Barbados has reached a staff-level agreement with the International Monetary Fund (IMF) to borrow almost $600 million to prop up balance of payments, subject to approval by the global lender’s top brass in early October.
A staff-level agreement means that the staff members from the IMF and the Government’s negotiators in Barbados have been able to reach a deal to finance Barbados’ economic recovery programme, likely to be approved by the IMF Executive Board.
At the same time, Barbadians are being given the assurance that they have nothing to fear as Barbados enters into the agreement, since the IMF was not in the business of telling countries what to do.
Announcement of the deal came on Friday at a media conference at Government Headquarters, as IMF Head of mission to Barbados Dr Bert van Selm revealed that under the arrangement Barbados would receive about US$290 million over a four-year period.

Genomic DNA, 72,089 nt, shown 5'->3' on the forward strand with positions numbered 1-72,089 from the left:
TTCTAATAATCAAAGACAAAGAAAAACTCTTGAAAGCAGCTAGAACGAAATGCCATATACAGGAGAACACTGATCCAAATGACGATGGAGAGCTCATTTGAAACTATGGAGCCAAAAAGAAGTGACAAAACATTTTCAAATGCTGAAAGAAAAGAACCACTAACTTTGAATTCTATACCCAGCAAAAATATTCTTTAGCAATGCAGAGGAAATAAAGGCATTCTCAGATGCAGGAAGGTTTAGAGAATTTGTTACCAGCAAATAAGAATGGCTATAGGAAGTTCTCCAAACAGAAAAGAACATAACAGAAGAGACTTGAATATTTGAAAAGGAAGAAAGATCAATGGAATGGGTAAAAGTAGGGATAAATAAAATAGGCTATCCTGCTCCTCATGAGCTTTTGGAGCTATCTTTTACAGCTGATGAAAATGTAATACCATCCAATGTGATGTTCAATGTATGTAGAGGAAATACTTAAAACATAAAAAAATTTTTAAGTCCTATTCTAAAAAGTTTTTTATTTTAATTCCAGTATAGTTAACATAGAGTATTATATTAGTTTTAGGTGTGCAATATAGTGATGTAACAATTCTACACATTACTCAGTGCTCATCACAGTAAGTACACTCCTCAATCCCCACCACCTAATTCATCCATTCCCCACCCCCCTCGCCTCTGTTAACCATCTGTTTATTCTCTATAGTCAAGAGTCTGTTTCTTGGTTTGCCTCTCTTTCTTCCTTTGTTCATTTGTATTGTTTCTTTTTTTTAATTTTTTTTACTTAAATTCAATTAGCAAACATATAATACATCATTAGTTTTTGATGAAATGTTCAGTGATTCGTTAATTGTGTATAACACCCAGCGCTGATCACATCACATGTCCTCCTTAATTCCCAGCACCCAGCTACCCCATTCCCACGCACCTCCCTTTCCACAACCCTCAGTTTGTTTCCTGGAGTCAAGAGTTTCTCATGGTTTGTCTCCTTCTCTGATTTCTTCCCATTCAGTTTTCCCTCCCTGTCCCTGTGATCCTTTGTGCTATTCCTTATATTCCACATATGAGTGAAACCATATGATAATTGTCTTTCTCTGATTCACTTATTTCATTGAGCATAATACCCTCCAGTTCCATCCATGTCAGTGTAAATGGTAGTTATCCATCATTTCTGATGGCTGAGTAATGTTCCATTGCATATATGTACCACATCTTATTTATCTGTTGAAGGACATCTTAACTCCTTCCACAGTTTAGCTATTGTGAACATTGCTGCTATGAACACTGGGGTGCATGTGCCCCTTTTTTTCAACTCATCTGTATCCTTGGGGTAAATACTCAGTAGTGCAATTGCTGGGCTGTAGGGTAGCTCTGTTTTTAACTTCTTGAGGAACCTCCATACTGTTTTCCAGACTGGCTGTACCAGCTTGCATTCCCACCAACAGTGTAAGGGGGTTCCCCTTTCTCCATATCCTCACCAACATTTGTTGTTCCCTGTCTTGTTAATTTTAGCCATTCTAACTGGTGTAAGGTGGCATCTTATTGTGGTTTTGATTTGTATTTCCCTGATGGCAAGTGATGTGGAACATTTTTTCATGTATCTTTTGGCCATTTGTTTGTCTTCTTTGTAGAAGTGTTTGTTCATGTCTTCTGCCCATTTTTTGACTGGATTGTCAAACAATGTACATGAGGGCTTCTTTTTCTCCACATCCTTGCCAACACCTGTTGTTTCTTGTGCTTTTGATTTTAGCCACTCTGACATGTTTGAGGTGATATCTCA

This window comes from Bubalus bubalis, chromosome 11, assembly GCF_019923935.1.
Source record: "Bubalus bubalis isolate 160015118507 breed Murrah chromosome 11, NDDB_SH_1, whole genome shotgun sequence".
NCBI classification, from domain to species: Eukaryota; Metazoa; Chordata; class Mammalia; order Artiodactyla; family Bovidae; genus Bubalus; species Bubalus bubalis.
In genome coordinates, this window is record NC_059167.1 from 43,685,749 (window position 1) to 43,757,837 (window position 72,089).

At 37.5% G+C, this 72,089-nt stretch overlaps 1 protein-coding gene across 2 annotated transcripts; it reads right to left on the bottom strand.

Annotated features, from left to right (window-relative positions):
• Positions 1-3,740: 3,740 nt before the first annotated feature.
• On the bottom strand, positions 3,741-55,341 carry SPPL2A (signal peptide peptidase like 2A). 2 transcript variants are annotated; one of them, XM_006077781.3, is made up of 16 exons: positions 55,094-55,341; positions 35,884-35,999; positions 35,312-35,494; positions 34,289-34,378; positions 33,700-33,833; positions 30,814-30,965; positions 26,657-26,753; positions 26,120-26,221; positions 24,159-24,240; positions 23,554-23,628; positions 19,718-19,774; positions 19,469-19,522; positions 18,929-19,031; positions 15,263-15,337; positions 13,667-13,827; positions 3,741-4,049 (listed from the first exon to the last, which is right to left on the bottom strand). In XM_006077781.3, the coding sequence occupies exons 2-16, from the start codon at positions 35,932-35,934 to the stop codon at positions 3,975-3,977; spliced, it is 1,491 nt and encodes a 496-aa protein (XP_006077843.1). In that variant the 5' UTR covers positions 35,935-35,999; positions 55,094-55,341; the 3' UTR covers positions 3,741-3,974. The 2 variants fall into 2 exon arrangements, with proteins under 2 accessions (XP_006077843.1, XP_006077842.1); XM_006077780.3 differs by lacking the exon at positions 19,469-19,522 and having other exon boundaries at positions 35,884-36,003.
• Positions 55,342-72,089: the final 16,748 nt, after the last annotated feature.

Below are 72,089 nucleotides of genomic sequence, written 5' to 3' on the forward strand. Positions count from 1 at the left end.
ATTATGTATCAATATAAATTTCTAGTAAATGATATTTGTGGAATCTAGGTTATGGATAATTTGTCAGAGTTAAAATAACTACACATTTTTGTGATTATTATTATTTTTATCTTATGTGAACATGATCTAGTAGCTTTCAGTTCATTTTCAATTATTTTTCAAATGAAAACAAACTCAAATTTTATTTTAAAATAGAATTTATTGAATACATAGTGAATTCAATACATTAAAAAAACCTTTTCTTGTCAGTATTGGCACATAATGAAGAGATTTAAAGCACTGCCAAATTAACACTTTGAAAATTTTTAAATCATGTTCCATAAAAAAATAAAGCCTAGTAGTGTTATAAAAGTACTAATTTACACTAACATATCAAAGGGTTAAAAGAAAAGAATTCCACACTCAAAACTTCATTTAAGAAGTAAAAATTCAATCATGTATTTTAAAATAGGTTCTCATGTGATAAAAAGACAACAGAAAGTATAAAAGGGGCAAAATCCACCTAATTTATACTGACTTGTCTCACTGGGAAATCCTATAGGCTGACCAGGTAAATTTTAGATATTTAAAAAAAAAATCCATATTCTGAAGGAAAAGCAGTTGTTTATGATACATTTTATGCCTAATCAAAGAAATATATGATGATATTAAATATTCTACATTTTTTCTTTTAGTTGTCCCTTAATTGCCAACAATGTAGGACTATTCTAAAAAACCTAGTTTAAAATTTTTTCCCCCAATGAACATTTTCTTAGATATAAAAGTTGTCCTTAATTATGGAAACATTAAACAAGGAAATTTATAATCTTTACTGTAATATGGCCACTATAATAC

Once the Extended Fund Facility (EFF) was approved, the struggling Barbados economy would receive an immediate injection of approximately US$49 million, which would be followed by three additional disbursements of similar amounts, he said.
“The last four will be [in tranches of] US$25 million roughly. So we believe with this programme it gives a lot of economic opportunity to support ongoing structural reforms and we think it is the right tool. But it will also play a very important role in rebuilding international reserves,” said van Selm, who noted that the amount under the agreement was about 220 per cent of the country’s quota under the IMF.
He said this balance of payment support was appropriate for Barbados given that the island required “a bit more” to address structural problems and the need to rebuild reserves quickly to re-establish confidence.
The IMF official, who is also the Fund’s representative in Jamaica – which is also in an IMF programme – said Barbados’ economy had been caught in a cycle of low growth, widening fiscal deficits increasing debt and falling reserves in the last decade.